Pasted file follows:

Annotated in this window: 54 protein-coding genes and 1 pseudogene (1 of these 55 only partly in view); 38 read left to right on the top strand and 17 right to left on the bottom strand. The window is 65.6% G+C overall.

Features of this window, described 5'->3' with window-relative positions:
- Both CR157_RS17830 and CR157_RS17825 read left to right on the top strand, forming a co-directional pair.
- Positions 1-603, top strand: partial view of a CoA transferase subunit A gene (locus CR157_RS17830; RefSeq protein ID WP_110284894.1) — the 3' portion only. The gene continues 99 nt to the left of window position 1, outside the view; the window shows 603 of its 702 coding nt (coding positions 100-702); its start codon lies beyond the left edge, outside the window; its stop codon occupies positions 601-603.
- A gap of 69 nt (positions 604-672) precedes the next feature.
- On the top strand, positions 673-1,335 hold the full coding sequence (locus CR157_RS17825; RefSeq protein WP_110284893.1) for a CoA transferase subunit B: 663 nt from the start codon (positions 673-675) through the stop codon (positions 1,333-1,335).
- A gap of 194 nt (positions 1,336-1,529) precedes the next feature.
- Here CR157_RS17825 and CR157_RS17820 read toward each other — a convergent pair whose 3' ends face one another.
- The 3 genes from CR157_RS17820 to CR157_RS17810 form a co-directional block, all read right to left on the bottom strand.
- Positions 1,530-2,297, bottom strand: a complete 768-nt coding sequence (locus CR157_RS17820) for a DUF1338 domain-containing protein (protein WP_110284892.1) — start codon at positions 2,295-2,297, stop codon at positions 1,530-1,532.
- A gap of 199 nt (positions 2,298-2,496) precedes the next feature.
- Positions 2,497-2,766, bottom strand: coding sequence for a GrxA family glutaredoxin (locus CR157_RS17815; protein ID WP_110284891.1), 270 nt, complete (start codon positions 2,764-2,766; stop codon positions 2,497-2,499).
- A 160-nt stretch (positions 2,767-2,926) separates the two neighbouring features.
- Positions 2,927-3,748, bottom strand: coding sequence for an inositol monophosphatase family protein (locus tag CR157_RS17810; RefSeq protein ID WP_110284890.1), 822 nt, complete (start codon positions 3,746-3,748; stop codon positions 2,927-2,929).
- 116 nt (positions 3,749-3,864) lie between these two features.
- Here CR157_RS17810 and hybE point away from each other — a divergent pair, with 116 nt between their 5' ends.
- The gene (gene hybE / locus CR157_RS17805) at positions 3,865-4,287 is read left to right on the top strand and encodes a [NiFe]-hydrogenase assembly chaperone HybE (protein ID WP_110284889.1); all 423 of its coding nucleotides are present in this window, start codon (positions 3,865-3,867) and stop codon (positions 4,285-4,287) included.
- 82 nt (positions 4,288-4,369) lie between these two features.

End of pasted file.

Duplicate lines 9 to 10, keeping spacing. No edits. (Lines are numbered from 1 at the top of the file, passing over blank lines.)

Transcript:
- The 3 genes from CR157_RS17820 to CR157_RS17810 form a co-directional block, all read right to left on the bottom strand.
- Positions 1,530-2,297, bottom strand: a complete 768-nt coding sequence (locus CR157_RS17820) for a DUF1338 domain-containing protein (protein WP_110284892.1) — start codon at positions 2,295-2,297, stop codon at positions 1,530-1,532.